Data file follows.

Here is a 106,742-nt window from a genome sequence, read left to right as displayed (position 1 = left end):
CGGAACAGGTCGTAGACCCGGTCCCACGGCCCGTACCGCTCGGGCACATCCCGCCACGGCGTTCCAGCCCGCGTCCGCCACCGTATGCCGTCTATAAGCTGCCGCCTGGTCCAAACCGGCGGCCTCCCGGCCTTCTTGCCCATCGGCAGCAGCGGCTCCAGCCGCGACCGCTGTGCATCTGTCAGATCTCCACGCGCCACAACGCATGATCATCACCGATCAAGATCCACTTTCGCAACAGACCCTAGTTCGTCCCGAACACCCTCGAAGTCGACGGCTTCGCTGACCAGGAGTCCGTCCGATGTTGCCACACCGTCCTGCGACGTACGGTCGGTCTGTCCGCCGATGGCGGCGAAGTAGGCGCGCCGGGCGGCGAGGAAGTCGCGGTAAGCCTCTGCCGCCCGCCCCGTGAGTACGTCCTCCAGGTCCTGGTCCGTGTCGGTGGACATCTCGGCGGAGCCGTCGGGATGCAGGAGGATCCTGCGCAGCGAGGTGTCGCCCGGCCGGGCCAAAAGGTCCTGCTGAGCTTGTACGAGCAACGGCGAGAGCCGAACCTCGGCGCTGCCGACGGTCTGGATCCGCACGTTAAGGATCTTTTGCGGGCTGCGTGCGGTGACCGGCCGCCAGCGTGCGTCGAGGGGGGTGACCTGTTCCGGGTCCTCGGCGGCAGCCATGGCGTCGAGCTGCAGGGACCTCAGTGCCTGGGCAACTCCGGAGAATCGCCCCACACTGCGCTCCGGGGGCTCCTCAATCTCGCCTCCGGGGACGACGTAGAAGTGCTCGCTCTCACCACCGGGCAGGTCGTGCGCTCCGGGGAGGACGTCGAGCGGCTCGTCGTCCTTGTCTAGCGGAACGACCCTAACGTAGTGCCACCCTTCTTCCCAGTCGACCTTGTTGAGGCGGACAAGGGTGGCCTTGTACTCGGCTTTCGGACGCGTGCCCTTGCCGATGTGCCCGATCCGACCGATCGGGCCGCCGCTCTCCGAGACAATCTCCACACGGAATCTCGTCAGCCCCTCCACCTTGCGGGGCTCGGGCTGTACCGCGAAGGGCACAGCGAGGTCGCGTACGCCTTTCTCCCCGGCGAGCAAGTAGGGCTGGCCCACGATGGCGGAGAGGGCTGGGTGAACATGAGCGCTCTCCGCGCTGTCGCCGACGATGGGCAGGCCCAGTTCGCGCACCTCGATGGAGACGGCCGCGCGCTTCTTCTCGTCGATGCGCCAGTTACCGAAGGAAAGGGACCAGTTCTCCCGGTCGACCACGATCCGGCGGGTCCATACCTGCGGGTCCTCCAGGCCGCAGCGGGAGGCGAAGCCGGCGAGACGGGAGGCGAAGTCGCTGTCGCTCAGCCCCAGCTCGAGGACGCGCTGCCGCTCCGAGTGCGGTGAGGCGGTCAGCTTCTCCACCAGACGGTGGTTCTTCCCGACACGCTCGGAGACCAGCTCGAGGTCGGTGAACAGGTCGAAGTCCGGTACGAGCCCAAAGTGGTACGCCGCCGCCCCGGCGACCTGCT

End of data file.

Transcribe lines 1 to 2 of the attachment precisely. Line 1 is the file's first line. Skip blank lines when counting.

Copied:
Here is a 106,742-nt window from a genome sequence, read left to right as displayed (position 1 = left end):
CGGAACAGGTCGTAGACCCGGTCCCACGGCCCGTACCGCTCGGGCACATCCCGCCACGGCGTTCCAGCCCGCGTCCGCCACCGTATGCCGTCTATAAGCTGCCGCCTGGTCCAAACCGGCGGCCTCCCGGCCTTCTTGCCCATCGGCAGCAGCGGCTCCAGCCGCGACCGCTGTGCATCTGTCAGATCTCCACGCGCCACAACGCATGATCATCACCGATCAAGATCCACTTTCGCAACAGACCCTAGTTCGTCCCGAACACCCTCGAAGTCGACGGCTTCGCTGACCAGGAGTCCGTCCGATGTTGCCACACCGTCCTGCGACGTACGGTCGGTCTGTCCGCCGATGGCGGCGAAGTAGGCGCGCCGGGCGGCGAGGAAGTCGCGGTAAGCCTCTGCCGCCCGCCCCGTGAGTACGTCCTCCAGGTCCTGGTCCGTGTCGGTGGACATCTCGGCGGAGCCGTCGGGATGCAGGAGGATCCTGCGCAGCGAGGTGTCGCCCGGCCGGGCCAAAAGGTCCTGCTGAGCTTGTACGAGCAACGGCGAGAGCCGAACCTCGGCGCTGCCGACGGTCTGGATCCGCACGTTAAGGATCTTTTGCGGGCTGCGTGCGGTGACCGGCCGCCAGCGTGCGTCGAGGGGGGTGACCTGTTCCGGGTCCTCGGCGGCAGCCATGGCGTCGAGCTGCAGGGACCTCAGTGCCTGGGCAACTCCGGAGAATCGCCCCACACTGCGCTCCGGGGGCTCCTCAATCTCGCCTCCGGGGACGACGTAGAAGTGCTCGCTCTCACCACCGGGCAGGTCGTGCGCTCCGGGGAGGACGTCGAGCGGCTCGTCGTCCTTGTCTAGCGGAACGACCCTAACGTAGTGCCACCCTTCTTCCCAGTCGACCTTGTTGAGGCGGACAAGGGTGGCCTTGTACTCGGCTTTCGGACGCGTGCCCTTGCCGATGTGCCCGATCCGACCGATCGGGCCGCCGCTCTCCGAGACAATCTCCACACGGAATCTCGTCAGCCCCTCCACCTTGCGGGGCTCGGGCTGTACCGCGAAGGGCACAGCGAGGTCGCGTACGCCTTTCTCCCCGGCGAGCAAGTAGGGCTGGCCCACGATGGCGGAGAGGGCTGGGTGAACATGAGCGCTCTCCGCGCTGTCGCCGACGATGGGCAGGCCCAGTTCGCGCACCTCGATGGAGACGGCCGCGCGCTTCTTCTCGTCGATGCGCCAGTTACCGAAGGAAAGGGACCAGTTCTCCCGGTCGACCACGATCCGGCGGGTCCATACCTGCGGGTCCTCCAGGCCGCAGCGGGAGGCGAAGCCGGCGAGACGGGAGGCGAAGTCGCTGTCGCTCAGCCCCAGCTCGAGGACGCGCTGCCGCTCCGAGTGCGGTGAGGCGGTCAGCTTCTCCACCAGACGGTGGTTCTTCCCGACACGCTCGGAGACCAGCTCGAGGTCGGTGAACAGGTCGAAGTCCGGTACGAGCCCAAAGTGGTACGCCGCCGCCCCGGCGACCTGCT